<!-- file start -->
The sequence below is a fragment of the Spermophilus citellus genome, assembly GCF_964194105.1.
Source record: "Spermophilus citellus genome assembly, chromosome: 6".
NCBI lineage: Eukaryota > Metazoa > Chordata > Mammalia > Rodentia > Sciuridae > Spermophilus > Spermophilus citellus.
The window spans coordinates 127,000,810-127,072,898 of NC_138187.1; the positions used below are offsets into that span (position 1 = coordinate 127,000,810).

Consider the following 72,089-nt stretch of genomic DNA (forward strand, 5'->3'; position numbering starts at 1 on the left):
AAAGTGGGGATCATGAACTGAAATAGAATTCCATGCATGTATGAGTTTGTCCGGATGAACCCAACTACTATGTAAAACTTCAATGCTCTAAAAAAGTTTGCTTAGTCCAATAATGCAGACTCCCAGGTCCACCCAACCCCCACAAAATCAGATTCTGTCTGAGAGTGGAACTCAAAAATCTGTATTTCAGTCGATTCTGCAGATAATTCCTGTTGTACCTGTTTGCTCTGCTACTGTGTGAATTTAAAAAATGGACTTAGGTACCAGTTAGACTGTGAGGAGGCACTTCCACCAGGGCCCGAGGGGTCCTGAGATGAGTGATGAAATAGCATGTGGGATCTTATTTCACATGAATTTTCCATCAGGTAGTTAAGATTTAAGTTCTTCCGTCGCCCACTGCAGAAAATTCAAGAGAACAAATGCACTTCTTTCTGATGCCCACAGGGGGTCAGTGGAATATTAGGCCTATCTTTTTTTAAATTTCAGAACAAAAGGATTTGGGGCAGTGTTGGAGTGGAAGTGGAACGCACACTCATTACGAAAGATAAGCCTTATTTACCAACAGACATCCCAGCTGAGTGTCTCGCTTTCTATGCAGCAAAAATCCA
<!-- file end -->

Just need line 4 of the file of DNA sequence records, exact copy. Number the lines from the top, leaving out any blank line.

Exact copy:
The window spans coordinates 127,000,810-127,072,898 of NC_138187.1; the positions used below are offsets into that span (position 1 = coordinate 127,000,810).